WHAT DONALD TRUMP’S “PRINCIPLED REALISM” WOULD MEAN FOR TRANSATLANTIC UNITY

Donald Trump’s first foreign visit can be considered as a moment to finally provide some conceptual insight into his external policy. It has been wrapped as “principled realism”. So far, it seems to generate additional uncertainty, rather than make things more clear, especially in what oncerns the future of the transatlantic strategic partnership. Undermining mutual longterm commitments is always easier, while an alternative agenda would require additional efforts. It looks like the American-European relations are heading into a crisis, marked by a lack of trust and growing strategic differences over issues that for decades used to be on a joint agenda. This article provides an assessment of how American foreign policy based on “principled realism” can affect transatlantic ties.

Donald Trump’s first foreign visit can be considered as a moment to finally provide some conceptual insight into his external policy. It has been wrapped as “principled realism”. So far, it seems to generate additional uncertainty, rather than make things more clear, especially in what oncerns the future of the transatlantic strategic partnership. Undermining mutual longterm commitments is always easier, while an alternative agenda would require additional efforts. It looks like the American-European relations are heading into a crisis, marked by a lack of trust and growing strategic differences over issues that for decades used to be on a joint agenda. This article provides an assessment of how American foreign policy based on “principled realism” can affect transatlantic ties.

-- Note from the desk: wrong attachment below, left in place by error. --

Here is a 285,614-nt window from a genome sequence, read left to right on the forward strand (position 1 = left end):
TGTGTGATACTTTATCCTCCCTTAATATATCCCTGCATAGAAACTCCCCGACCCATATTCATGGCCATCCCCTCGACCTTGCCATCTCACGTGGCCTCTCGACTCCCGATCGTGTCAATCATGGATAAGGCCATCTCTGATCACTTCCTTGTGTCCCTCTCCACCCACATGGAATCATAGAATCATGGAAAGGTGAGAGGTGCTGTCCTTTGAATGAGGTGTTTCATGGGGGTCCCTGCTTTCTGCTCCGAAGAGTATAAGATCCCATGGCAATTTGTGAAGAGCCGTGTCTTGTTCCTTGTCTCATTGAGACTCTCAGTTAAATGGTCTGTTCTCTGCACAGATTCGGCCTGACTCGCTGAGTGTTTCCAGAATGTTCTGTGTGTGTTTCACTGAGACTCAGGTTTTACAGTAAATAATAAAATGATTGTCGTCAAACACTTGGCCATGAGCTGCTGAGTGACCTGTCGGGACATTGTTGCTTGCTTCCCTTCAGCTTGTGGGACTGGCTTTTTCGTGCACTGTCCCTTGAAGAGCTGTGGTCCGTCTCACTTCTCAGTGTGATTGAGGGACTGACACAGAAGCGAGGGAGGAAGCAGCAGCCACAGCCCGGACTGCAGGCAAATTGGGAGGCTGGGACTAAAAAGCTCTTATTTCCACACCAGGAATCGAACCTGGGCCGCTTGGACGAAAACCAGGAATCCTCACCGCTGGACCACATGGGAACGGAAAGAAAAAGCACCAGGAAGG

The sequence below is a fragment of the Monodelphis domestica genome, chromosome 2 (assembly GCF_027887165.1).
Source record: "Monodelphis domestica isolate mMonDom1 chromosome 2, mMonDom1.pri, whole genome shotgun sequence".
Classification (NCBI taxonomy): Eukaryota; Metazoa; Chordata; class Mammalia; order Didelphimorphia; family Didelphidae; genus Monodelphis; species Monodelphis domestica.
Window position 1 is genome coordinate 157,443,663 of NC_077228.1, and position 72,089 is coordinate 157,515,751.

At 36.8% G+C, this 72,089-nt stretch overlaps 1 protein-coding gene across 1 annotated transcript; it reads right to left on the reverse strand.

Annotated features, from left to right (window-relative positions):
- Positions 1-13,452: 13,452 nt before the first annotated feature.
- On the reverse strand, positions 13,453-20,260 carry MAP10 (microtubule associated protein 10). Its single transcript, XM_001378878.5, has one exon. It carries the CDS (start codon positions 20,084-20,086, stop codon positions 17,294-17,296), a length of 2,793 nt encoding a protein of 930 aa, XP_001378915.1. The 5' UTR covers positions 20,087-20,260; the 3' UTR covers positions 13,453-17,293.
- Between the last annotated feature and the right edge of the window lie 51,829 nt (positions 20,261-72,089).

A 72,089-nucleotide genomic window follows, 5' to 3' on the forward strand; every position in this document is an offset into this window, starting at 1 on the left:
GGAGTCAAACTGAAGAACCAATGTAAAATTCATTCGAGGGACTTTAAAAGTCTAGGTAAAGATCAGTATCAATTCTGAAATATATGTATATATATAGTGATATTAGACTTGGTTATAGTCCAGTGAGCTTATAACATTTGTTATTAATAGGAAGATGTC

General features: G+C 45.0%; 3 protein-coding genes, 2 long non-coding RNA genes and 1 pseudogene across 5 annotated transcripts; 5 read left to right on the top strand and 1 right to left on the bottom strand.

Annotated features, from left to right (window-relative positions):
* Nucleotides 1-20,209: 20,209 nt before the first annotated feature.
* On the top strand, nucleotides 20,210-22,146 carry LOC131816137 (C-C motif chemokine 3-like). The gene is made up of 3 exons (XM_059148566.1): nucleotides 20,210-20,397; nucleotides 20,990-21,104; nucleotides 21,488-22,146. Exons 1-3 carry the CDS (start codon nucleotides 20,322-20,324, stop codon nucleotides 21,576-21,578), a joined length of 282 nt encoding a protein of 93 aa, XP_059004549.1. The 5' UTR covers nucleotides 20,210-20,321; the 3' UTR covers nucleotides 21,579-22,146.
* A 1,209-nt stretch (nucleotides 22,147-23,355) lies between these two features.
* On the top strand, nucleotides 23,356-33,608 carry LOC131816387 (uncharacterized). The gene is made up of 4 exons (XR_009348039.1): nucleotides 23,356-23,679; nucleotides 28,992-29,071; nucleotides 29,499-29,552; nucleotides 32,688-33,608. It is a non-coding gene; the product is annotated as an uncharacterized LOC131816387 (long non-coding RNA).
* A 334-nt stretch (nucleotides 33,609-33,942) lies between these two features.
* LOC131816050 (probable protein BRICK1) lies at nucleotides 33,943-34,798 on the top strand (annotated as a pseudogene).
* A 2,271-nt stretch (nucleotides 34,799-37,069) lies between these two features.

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Mykola Kapitonenko

Mykola Kapitonenko is an Associate Professor at the Institute of International Relations of Kyiv National Taras Shevchenko University. He is also a Director to the Centre of International Studies, an NGO, specializing at regional security studies and foreign policy of Ukraine. He has also been invited as a visiting professor to the University of Iowa, and was teaching at the Diplomatic Academy of the Ministry of Foreign Affairs of Ukraine. Mykola’s main research focus is in conflict studies and Ukrainian foreign policy. He’s been managing a number of analytical projects, and he’s an author of a textbook on international conflict studies, a monograph on power factor in international politics, and more than 60 articles on various foreign policy and security issues


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